Multivariate predictors

NMs outperformed FreeSurfer-derived MRI and CSF features and attained a good AUC. However, multimodal feature combination appears more promising. The combination of NM, MRI and CSF features outperformed any single modality of data. The high sensitivity suggests this combination may be a good predictor for prognosis of MCI. Our results marginally outperformed Davatzikos et al.'s state-of-the-art study [15] in terms of accuracy, sensitivity, specificity and AUC. Our results are consistent with their findings that MCIc had mostly AD-like baseline markers, while MCInc had mixed markers, suggesting that some MCInc participants may convert later [15]. For example, in our study, 10 MCInc subjects had 36-month follow-ups. We found our classifier was able to detect 8 (80%) of them as converters, suggesting longer follow-up will clarify the specificity of baseline measures. We note that our accuracy is higher than Zhang et al.'s study, which used the combination of MRI, CSF and PET data [20], although our specificity is lower. In terms of accuracy, our method is comparable to Ewers et al.'s study, which used logistic regression and picked up features by prior knowledge [21]. It is problematic to compare classification results from studies using different populations, therefore we only compared our results with the studies using ADNI cohorts.

Taken together, MRI measures offer information regarding the structural degeneration of AD, CSF biomedical levels correspond with the pathological changes at the biological level, and NMs reflect the memory deficits and behavioral symptoms of AD. Of the three modalities of data, NMs are the most distinguishing, and MRI and CSF data provide complementary predictive information, which enhanced prediction performance and prognostic power overall. The optimal combination of these multimodal features would therefore enable greater insight into the disease, as they provide complementary information about AD progression.

While it is challenging to predict conversion time, it is highly significant for clinical diagnosis. In our study, MCI converters who converted within 12 months of follow-up have AD-like patterns; hence their predictive values are lower. Predictive values for MCI subjects who converted after 12 months are generally higher. Therefore our methodology appears to be a useful means for predicting conversion time.

Limitations

Our study has some limitations. Firstly, we did not use weightings for different modalities when we combined them. Zhang et al.'s approach of using different weightings may improve the prediction performance of our method [20]. Another limitation is the relatively short interval of 24-month follow-up. A longer follow-up interval for MCInc subjects would make the ground truth labels more reliable because some MCI subjects may convert later. Accordingly, prediction specificity and accuracy could be better validated.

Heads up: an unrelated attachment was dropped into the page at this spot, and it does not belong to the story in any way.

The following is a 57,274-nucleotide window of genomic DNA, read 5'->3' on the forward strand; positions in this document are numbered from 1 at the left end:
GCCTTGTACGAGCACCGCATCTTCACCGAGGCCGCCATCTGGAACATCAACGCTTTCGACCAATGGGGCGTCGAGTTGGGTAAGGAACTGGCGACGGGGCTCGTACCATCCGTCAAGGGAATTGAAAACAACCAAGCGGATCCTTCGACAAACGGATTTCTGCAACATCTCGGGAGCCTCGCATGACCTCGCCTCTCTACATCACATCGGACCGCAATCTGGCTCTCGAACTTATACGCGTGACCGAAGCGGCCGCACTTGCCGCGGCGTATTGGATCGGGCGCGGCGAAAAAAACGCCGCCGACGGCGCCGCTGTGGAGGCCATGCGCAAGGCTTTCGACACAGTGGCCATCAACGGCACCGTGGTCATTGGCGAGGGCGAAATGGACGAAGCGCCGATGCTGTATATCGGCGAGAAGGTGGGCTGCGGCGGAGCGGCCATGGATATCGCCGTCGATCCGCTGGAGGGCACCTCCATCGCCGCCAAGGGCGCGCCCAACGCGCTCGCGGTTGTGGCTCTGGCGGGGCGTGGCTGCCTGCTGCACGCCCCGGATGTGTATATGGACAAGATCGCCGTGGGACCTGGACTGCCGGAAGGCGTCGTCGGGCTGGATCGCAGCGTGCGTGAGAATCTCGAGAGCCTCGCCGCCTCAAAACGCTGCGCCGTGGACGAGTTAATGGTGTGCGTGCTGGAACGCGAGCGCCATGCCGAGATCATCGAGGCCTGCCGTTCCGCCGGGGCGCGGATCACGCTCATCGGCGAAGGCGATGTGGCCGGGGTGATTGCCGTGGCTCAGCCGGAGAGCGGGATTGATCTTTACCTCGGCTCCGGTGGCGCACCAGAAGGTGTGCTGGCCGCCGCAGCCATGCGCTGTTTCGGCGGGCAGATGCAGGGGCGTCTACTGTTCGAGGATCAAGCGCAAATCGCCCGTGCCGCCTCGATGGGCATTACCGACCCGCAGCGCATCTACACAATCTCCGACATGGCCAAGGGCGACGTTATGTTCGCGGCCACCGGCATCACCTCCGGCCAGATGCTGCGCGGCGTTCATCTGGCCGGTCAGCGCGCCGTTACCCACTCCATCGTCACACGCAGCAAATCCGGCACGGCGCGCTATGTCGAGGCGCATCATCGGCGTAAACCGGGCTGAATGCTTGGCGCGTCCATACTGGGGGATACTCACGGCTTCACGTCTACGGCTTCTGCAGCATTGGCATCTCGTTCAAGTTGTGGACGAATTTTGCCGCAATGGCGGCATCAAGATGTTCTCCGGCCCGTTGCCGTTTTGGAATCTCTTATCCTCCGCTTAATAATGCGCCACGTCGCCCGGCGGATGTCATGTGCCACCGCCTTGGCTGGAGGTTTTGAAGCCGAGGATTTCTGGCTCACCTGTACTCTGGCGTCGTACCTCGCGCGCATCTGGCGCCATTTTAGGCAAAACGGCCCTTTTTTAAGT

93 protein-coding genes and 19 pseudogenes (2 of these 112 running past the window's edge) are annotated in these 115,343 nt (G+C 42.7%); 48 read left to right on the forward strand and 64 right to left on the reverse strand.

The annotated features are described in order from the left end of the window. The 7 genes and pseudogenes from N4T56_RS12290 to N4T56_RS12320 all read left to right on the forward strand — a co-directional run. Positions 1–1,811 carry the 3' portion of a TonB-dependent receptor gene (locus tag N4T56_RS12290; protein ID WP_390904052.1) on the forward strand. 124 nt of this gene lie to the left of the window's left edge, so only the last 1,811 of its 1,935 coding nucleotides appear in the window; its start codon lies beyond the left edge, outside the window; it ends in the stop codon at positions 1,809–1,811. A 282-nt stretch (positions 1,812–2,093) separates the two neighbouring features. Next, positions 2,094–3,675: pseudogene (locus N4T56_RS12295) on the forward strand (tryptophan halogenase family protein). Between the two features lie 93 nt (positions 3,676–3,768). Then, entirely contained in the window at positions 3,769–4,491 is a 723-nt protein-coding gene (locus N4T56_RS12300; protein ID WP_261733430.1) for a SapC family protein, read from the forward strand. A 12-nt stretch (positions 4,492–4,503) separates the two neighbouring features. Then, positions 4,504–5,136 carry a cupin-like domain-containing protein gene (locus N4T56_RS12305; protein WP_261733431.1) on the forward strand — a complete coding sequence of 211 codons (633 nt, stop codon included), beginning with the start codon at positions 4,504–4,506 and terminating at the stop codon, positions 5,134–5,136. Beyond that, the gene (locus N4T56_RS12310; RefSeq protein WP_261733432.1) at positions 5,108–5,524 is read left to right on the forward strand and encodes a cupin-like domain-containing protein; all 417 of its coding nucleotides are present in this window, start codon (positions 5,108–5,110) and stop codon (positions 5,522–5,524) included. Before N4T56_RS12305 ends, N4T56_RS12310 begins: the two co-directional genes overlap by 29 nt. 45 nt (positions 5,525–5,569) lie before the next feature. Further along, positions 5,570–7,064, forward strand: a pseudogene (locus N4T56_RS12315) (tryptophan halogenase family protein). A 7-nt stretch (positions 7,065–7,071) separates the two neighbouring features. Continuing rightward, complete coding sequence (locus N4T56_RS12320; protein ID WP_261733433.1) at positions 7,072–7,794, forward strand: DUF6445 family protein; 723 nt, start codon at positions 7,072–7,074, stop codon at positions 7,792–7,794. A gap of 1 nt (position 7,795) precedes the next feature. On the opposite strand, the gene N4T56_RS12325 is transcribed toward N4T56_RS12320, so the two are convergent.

Conclusions

The present study proposed multivariate predictors for tracking AD progression using pattern classification techniques. Multimodal features were combined after feature selection from structural MRI, CSF and NM measures. Classification results verify our hypothesis that the combination of multimodal features, including NM, MRI and CSF, outperforms a single modality of features, possibly because different features are mutually complementary. Our proposed multivariate predictors achieved good baseline accuracy and high sensitivity. In addition, predictive values of MCIc within 12 months and after 12 months are significantly different. Furthermore, the selected features have proved to be closely related to AD progression, which corresponds with the findings of recent studies and verifies the effectiveness of our feature selection method. In summary, our prediction procedure may be practical and helpful for clinical diagnosis.

Supporting Information

Text S1.

Ethics.

doi:10.1371/journal.pone.0021896.s001

(DOC)

Table S1.

FreeSurfer-derived MRI features.

doi:10.1371/journal.pone.0021896.s002

(DOC)

Acknowledgments

We thank Prof. P. Sachdev and Dr. W. Wen of School of Psychiatry, University of NSW, Australia, for many helpful discussions, and Ms. Kate Crosbie for her assistance in the preparation of the manuscript.

Data used in preparation of this article were obtained from the Alzheimer's Disease Neuroimaging Initiative (ADNI) database (www.loni.ucla.edu/ADNI). As such, the investigators within the ADNI contributed to the design and implementation of ADNI and/or provided data, but did not participate in the analysis or writing of this report. A complete listing of ADNI investigators can be found at: http://loni.ucla.edu//ADNI//Collaboratio​n//ADNI_Authorship_list.pdf.

Author Contributions

Conceived and designed the experiments: YC BL TJ JSJ. Performed the experiments: YC BL SL XZ MF TL WZ MP. Analyzed the data: YC BL SL XZ MF TL WZ MP. Contributed reagents/materials/analysis tools: YC BL SL XZ MF TL WZ MP. Wrote the paper: YC BL TJ JSJ.